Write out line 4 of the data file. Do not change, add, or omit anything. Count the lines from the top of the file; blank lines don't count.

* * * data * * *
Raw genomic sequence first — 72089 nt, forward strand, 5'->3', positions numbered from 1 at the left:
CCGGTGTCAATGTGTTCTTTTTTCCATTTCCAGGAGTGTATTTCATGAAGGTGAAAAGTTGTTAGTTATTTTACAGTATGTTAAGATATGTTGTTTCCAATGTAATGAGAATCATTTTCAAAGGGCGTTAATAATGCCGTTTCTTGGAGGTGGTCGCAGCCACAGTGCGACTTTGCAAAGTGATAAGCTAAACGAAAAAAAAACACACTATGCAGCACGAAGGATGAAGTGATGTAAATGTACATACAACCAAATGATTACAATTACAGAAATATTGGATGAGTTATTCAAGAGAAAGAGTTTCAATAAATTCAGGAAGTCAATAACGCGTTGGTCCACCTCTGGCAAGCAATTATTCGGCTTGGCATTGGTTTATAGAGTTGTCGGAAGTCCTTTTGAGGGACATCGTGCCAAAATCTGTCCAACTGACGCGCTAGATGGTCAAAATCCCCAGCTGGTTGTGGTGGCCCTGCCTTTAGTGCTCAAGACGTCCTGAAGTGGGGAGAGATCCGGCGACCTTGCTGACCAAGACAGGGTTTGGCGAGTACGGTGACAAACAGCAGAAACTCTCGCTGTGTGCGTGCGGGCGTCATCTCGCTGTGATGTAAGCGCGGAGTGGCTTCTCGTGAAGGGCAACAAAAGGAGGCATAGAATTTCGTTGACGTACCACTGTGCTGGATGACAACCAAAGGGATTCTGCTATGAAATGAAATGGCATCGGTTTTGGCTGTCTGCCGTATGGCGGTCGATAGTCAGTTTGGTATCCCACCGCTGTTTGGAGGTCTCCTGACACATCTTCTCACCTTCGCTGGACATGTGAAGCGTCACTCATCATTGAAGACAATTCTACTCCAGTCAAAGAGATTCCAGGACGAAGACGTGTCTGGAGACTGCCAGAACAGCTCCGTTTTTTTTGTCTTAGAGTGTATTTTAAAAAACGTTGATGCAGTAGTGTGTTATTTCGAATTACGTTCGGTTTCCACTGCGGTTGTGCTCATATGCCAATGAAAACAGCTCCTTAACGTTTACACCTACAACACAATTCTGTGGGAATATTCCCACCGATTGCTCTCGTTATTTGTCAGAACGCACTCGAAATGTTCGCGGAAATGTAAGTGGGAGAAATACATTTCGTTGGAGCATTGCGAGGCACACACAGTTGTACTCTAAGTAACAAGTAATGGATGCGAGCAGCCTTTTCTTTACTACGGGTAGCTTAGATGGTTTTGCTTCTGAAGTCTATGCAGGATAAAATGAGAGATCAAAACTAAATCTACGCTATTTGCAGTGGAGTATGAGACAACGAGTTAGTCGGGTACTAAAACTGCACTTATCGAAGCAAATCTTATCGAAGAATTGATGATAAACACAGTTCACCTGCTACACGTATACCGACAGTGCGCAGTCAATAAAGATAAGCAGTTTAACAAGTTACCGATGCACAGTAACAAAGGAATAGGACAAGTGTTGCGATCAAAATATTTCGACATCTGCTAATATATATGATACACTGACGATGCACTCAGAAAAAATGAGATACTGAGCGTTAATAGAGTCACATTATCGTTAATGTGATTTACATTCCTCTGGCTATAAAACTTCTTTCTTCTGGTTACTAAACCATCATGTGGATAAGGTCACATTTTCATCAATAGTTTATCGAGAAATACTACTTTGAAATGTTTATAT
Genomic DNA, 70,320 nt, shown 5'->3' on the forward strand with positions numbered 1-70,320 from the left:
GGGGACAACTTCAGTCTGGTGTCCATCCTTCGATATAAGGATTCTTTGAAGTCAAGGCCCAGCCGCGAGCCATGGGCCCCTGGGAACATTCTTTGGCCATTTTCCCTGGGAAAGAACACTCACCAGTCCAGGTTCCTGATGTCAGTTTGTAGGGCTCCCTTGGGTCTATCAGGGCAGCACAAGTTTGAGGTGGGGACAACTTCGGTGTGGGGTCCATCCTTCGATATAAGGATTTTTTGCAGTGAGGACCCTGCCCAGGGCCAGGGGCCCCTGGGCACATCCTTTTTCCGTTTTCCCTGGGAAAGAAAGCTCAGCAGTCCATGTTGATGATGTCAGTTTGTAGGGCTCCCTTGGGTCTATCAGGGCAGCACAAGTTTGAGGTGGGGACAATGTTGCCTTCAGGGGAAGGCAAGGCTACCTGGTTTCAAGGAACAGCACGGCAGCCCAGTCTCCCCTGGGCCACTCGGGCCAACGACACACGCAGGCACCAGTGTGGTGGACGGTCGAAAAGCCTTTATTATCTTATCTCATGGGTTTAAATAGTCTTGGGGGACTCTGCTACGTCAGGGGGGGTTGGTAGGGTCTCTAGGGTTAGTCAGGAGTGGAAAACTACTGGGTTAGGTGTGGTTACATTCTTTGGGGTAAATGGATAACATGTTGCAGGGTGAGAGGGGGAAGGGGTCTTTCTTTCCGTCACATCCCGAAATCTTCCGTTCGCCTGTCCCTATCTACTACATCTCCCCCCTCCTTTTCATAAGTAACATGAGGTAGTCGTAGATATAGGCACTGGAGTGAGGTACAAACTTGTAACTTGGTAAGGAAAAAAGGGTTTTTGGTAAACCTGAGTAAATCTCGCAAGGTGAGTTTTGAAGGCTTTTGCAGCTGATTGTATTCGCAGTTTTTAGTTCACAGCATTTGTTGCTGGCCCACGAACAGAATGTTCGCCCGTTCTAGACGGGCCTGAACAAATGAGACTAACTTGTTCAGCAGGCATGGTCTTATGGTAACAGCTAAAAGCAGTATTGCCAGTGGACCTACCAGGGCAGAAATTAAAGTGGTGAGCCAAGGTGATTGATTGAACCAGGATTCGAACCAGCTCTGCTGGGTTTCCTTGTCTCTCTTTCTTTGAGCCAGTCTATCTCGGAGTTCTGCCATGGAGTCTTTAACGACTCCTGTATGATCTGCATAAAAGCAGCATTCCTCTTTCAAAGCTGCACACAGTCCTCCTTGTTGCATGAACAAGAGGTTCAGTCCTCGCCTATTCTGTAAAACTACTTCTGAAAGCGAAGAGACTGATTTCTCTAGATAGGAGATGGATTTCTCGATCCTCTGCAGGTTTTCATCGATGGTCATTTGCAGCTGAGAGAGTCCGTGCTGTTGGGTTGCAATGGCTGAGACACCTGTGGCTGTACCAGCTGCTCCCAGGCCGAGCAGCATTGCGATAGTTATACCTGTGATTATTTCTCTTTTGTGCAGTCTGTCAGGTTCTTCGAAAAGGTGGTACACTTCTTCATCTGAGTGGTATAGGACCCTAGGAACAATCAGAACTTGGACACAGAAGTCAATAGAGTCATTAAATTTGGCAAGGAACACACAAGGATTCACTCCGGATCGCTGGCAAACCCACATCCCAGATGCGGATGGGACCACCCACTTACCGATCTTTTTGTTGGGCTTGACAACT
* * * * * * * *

GGGGACAACTTCAGTCTGGTGTCCATCCTTCGATATAAGGATTCTTTGAAGTCAAGGCCCAGCCGCGAGCCATGGGCCCCTGGGAACATTCTTTGGCCATTTTCCCTGGGAAAGAACACTCACCAGTCCAGGTTCCTGATGTCAGTTTGTAGGGCTCCCTTGGGTCTATCAGGGCAGCACAAGTTTGAGGTGGGGACAACTTCGGTGTGGGGTCCATCCTTCGATATAAGGATTTTTTGCAGTGAGGACCCTGCCCAGGGCCAGGGGCCCCTGGGCACATCCTTTTTCCGTTTTCCCTGGGAAAGAAAGCTCAGCAGTCCATGTTGATGATGTCAGTTTGTAGGGCTCCCTTGGGTCTATCAGGGCAGCACAAGTTTGAGGTGGGGACAATGTTGCCTTCAGGGGAAGGCAAGGCTACCTGGTTTCAAGGAACAGCACGGCAGCCCAGTCTCCCCTGGGCCACTCGGGCCAACGACACACGCAGGCACCAGTGTGGTGGACGGTCGAAAAGCCTTTATTATCTTATCTCATGGGTTTAAATAGTCTTGGGGGACTCTGCTACGTCAGGGGGGGTTGGTAGGGTCTCTAGGGTTAGTCAGGAGTGGAAAACTACTGGGTTAGGTGTGGTTACATTCTTTGGGGTAAATGGATAACATGTTGCAGGGTGAGAGGGGGAAGGGGTCTTTCTTTCCGTCACATCCCGAAATCTTCCGTTCGCCTGTCCCTATCTACTACATCTCCCCCCTCCTTTTCATAAGTAACATGAGGTAGTCGTAGATATAGGCACTGGAGTGAGGTACAAACTTGTAACTTGGTAAGGAAAAAAGGGTTTTTGGTAAACCTGAGTAAATCTCGCAAGGTGAGTTTTGAAGGCTTTTGCAGCTGATTGTATTCGCAGTTTTTAGTTCACAGCATTTGTTGCTGGCCCACGAACAGAATGTTCGCCCGTTCTAGACGGGCCTGAACAAATGAGACTAACTTGTTCAGCAGGCATGGTCTTATGGTAACAGCTAAAAGCAGTATTGCCAGTGGACCTACCAGGGCAGAAATTAAAGTGGTGAGCCAAGGTGATTGATTGAACCAGGATTCGAACCAGCTCTGCTGGGTTTCCTTGTCTCTCTTTCTTTGAGCCAGTCTATCTCGGAGTTCTGCCATGGAGTCTTTAACGACTCCTGTATGATCTGCATAAAAGCAGCATTCCTCTTTCAAAGCTGCACACAGTCCTCCTTGTTGCATGAACAAGAGGTTCAGTCCTCGCCTATTCTGTAAAACTACTTCTGAAAGCGAAGAGACTGATTTCTCTAGATAGGAGATGGATTTCTCGATCCTCTGCAGGTTTTCATCGATGGTCATTTGCAGCTGAGAGAGTCCGTGCTGTTGGGTTGCAATGGCTGAGACACCTGTGGCTGTACCAGCTGCTCCCAGGCCGAGCAGCATTGCGATAGTTATACCTGTGATTATTTCTCTTTTGTGCAGTCTGTCAGGTTCTTCGAAAAGGTGGTACACTTCTTCATCTGAGTGGTATAGGACCCTAGGAACAATCAGAACTTGGACACAGAAGTCAATAGAGTCATTAAATTTGGCAAGGAACACACAAGGATTCACTCCGGATCGCTGGCAAACCCACATCCCAGATGCGGATGGGACCACCCACTTACCGATCTTTTTGTTGGGCTTGACAACT